I don't think you should contact the person on the prescription bottle. The pharmacy manager may be able to cover up the mistake but if you contact the district manager as well as filing a formal complaint with the chain, you can be sure someone would be held liable.

You're grandfather is very lucky to have you take care of him. There is a chance that he might have not caught the mistake and would currently be taking an additional narcotic.

why are you going out of your way to ruin this guy's career? He's human. He made a mistake. Mistakes happen. IMO, you're trying to make a mountain out of a molehill. When you start working as a nurse and make a mistake, how would you like it if the patient wrote a formal complaint against you to the hospital? It's not a nice thing to do. If it bothered you that much, you could have insisted that he count the pills, or have the pharmacist come over and do whatever it they are supposed to do.

Wow, I'm blown away by this post.

If I screwed up this bad I deserve to have it bought to my attention. Some complaints patients or family members submit have no merit. This kind of complaint holds great merit.

My bil is a pharmacist. I sent him a copy of this thread. He had some great points:

1-The first comment he made was the pharm tech should have asked the pharmacist to speak with the customer and never handled that situation himself.

2-The pharmacist would have disposed of the meds. He/she would have no idea if the meds had been tampered with.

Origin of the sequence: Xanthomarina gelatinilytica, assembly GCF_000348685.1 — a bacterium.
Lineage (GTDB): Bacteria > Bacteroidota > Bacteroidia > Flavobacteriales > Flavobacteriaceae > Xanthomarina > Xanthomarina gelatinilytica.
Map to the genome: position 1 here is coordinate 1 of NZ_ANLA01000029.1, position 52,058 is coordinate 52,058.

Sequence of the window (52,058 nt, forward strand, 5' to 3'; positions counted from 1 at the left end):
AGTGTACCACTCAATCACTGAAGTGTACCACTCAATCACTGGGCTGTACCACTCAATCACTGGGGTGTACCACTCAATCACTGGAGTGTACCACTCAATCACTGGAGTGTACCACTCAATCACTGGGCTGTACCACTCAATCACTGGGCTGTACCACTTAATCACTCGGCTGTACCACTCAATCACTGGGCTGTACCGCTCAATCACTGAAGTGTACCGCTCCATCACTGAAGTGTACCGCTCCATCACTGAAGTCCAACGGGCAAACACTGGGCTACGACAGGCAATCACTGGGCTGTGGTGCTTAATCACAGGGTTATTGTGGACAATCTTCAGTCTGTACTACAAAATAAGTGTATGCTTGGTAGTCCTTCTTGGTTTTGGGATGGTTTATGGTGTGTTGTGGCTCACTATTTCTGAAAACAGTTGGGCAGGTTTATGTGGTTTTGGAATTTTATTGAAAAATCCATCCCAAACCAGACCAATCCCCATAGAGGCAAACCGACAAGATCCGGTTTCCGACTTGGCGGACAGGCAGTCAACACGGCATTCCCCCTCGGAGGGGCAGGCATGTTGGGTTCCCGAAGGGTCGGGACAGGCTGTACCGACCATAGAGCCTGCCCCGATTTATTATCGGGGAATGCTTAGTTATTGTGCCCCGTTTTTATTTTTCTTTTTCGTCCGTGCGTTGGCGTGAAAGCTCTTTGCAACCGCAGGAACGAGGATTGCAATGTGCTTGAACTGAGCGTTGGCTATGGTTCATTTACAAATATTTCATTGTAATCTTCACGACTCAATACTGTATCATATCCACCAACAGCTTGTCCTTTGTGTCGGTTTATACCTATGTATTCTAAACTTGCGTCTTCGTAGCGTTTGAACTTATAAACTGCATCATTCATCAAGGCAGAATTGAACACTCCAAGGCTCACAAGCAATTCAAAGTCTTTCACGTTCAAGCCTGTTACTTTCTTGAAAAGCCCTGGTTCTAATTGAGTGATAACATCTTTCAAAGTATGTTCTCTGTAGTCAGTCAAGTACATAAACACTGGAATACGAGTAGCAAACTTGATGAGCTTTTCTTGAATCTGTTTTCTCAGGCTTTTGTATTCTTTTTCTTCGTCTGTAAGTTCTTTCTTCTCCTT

3-The meds cannot be resold. In this country, we do not even recycle the bottles prescription meds are given to the patient in. In some countries you can take your bottles back to the pharmacy to be recycled!

4-He also commented it put a red flag up for him that the tech took care of this, not turning it over to the pharmacist. Either this pharmacy is being run by shoody people who in turn have shoddy work ethics or the tech is perhaps filling scripts that a tech is not legally allowed to fill. He said this does happen. Pharmacists will let techs fill narc scripts and the pharmacist "just signs off". But a narc has to be visually assessed and counted by the a licensed pharmacist. Perhaps the tech filled this, realized he/she screwed up when the customer came back and was able to bury the whole situation.

As a consumer I would greatly encourage you to proceed with contacting the home office of this chain pharmacy. And get the names of those who were involved. Yes, screw-ups happen, But they are also the driving force that makes us each better at our jobs. Imagine losing a family member because they were unable to understand they had been given the wrong med. (by not reading the info on the bottle or just assuming this is the med they are to take.) Scary stuff. We have to work hard to protect the license we have earned. It didn't come out of a Cracker Jack box. In my opinion that tech is putting the pharmacist's license at risk by not informing them of the situation. Imagine how we would feel if a nurse tech covered up a dire situation or "just handled it" without reporting to the nurse they work under. The ramifications are many.